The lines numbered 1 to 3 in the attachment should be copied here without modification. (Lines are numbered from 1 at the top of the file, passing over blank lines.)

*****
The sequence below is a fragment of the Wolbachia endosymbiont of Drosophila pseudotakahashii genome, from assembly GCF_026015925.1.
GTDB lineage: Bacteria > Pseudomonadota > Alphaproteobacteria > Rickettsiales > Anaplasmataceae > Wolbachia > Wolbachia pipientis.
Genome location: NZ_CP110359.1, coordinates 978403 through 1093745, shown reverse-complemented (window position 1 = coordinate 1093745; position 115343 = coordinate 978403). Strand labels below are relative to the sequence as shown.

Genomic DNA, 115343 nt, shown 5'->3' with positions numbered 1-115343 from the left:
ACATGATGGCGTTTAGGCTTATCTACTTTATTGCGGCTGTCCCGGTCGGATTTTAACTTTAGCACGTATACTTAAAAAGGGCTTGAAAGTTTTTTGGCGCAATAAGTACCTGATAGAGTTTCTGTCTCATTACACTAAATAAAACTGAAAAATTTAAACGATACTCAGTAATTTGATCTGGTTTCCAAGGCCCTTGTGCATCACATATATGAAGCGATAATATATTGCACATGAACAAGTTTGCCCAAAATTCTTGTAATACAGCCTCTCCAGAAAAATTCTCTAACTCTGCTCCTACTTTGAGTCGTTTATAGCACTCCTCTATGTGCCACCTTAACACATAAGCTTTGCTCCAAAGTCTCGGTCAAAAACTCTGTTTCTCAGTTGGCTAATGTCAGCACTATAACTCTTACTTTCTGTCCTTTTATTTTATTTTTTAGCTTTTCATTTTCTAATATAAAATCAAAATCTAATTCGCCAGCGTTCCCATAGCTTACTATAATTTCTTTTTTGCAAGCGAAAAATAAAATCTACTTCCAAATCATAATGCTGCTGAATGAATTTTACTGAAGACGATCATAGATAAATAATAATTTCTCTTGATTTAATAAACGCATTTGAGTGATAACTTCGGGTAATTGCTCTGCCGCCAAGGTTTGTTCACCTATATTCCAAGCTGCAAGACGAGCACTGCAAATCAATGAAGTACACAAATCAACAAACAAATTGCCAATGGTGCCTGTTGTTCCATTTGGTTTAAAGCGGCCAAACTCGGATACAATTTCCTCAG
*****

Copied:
The sequence below is a fragment of the Wolbachia endosymbiont of Drosophila pseudotakahashii genome, from assembly GCF_026015925.1.
GTDB lineage: Bacteria > Pseudomonadota > Alphaproteobacteria > Rickettsiales > Anaplasmataceae > Wolbachia > Wolbachia pipientis.
Genome location: NZ_CP110359.1, coordinates 978403 through 1093745, shown reverse-complemented (window position 1 = coordinate 1093745; position 115343 = coordinate 978403). Strand labels below are relative to the sequence as shown.